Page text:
owners = ["self"]

Our Terraform will apply the appropriate IAM Instance Profile to grant awslogs agent access to write logs into CloudWatch and to create log groups.

resource "aws_iam_instance_profile" "aptly_instance_profile" {
  name  = "aptly-instance-profile"
  roles = ["${}"]

resource "aws_iam_role" "aptly_role" {
  name = "aptly-role"

  assume_role_policy = <<EOF
  "Version": "2012-10-17",
  "Statement": [
      "Action": "sts:AssumeRole",
      "Principal": {
        "Service": ""
      "Effect": "Allow",
      "Sid": ""

resource "aws_iam_policy" "CloudWatchAccess" {
  name        = "CloudWatchAccess-aptly"
  description = "CloudWatch Access"

  policy = <<EOF
    "Version": "2012-10-17",
    "Statement": [
            "Effect": "Allow",
            "Action": [
            "Resource": [

resource "aws_iam_policy_attachment" "attach_cloudwatch" {
  name       = "aptly-iam-attachment"
  policy_arn = "${aws_iam_policy.CloudWatchAccess.arn}"
  roles      = ["${}"]

Let's apply promote this get an EC2 instance running using Terraform and then validate that logs are coming into CloudWatch for the Aptly API server.

Great! With that instance running, let's confirm that we have logs coming into AWS CloudWatch now.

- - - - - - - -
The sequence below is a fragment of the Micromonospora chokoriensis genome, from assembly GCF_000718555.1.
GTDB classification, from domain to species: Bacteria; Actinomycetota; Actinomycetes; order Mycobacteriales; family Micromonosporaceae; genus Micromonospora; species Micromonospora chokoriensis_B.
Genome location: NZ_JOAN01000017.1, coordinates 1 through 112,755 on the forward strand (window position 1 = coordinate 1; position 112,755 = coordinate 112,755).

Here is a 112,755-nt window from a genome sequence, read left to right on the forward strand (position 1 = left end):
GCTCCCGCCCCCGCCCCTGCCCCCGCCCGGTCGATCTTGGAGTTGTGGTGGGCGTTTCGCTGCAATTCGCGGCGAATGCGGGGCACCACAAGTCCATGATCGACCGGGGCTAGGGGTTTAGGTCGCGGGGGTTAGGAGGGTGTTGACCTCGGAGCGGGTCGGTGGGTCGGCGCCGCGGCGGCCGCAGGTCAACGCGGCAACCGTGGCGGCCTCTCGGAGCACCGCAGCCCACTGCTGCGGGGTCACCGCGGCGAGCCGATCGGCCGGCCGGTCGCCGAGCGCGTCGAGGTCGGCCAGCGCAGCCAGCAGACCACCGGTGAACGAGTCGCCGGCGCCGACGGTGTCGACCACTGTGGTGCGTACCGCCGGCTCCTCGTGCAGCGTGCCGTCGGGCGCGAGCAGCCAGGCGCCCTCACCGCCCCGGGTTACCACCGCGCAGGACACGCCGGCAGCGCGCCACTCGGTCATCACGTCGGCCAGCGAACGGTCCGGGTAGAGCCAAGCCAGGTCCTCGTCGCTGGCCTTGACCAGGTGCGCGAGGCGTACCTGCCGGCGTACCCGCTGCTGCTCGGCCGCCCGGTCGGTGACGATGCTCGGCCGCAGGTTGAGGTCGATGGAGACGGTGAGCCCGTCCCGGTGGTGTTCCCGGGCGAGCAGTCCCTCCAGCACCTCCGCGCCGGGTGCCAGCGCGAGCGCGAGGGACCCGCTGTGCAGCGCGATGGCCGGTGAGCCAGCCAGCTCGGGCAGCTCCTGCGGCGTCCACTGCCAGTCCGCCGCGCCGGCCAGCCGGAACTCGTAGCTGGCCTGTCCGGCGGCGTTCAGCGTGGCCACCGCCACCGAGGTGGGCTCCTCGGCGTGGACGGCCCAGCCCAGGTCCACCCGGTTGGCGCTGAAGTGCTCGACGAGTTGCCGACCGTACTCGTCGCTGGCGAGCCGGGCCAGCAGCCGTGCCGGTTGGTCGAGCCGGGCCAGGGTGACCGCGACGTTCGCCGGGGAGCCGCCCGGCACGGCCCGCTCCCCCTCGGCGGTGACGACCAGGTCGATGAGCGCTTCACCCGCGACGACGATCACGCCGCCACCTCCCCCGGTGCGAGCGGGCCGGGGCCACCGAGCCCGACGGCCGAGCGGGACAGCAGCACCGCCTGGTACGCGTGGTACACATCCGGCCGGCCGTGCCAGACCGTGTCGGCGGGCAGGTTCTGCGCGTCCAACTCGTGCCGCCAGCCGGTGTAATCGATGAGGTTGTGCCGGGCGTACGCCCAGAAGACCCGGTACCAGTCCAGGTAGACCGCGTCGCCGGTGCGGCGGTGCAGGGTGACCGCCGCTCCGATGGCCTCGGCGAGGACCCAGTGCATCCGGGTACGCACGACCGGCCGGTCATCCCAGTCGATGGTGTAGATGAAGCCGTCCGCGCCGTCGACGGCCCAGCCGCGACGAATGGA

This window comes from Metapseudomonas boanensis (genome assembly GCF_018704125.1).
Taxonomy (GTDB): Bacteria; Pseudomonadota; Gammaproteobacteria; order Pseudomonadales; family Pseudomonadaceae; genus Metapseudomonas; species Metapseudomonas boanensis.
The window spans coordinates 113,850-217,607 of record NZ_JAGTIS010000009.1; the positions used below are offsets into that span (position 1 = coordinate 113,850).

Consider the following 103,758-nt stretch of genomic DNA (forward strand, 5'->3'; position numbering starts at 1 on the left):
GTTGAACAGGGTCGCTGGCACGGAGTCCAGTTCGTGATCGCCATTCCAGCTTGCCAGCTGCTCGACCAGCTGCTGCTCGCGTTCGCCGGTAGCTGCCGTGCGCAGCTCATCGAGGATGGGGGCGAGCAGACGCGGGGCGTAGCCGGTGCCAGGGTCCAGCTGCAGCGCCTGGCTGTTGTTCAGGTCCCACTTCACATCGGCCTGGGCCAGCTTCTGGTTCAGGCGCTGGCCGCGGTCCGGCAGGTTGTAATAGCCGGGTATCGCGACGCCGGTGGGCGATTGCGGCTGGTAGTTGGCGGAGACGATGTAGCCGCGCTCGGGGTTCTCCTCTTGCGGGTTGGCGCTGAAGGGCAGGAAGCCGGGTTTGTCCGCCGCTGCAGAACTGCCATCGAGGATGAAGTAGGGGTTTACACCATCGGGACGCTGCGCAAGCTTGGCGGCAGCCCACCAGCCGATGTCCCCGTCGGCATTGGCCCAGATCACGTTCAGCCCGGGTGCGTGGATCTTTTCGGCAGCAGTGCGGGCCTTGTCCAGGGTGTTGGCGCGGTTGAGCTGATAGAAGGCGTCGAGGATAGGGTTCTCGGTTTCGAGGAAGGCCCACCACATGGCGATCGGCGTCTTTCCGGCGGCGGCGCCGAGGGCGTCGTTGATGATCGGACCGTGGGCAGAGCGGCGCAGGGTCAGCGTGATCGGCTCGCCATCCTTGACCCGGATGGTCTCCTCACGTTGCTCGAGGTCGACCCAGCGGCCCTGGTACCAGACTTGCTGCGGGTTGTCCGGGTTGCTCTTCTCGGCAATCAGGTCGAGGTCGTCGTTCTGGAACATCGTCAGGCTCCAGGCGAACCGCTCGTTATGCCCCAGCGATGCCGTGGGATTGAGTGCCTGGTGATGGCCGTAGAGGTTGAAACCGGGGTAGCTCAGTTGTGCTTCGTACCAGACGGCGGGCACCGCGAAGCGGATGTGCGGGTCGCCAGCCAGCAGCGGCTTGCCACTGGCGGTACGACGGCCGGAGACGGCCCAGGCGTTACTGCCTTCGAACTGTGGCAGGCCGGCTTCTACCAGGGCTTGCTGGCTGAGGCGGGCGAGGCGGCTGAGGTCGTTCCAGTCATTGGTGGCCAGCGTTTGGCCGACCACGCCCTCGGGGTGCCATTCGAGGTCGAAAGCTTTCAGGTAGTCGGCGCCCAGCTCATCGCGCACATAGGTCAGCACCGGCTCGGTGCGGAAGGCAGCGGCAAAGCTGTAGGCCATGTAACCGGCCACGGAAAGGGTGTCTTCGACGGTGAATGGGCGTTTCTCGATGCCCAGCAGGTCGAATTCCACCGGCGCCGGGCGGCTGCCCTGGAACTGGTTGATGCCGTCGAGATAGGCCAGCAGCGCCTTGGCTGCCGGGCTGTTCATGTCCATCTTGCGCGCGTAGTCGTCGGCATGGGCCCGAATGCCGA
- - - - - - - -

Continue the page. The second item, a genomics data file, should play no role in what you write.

In this post we were able to dial in automated installation of AWS CloudWatch Logs (awslogs agent) with PackerIO and then used Terraform to create the required IAM Instance Profile that is attached to the instance. This Instance Profile gave the ec2 instance running our example service (Aptly API) and awslogs agent access to CloudWatch to create a Log Group and start sending logs to it.

Supporting PackerIO and Terraform Code Examples:

Managing Terraform Versions on Jenkins

When leveraging Terraform to code your infrastructure you will notice that the release cadence for new versions of Terraform is fast. In this post I will show you how to manage upgrading versions of Terraform on a per Jenkins Job basis. This will allow you to run multiple versions of Terraform on your Jenkins system and gives you the flexibility to control when to upgrade a given Terraform state to a newer version of Terraform.

We will be leveraging this great open source wrapper: tfenv. Thank you kamatam41 for sharing this.

To get this installed on a Jenkins system I have provide a small Chef snippet for this:

This will setup a couple versions of Terraform for our job to work with. Here is the example Jenkins Terraform job. We will leverage some Terraform code I put on Github that will create an AWS S3 bucket, a S3 bucket policy to attach to the S3 bucket, and an AWS VPC.

I want to leverage a new Terraform AWS resource provider new to 0.7.3 called aws_s3_bucket_policy. We add it to our Terraform code example, seen here.

Let's first try to 'plan' this Terraform code using 0.7.2. With this version we should expect to see a failure to plan since the aws_s3_bucket_policy resource isn't available in this version. We can control the version we want to use for Terraform with the hidden file .terraform-version in our configuration directory where we run Terraform.

Note we see the failure:

aws_s3_bucket_policy.autozane_s3_policy: Provider doesn't support resource: aws_s3_bucket_policy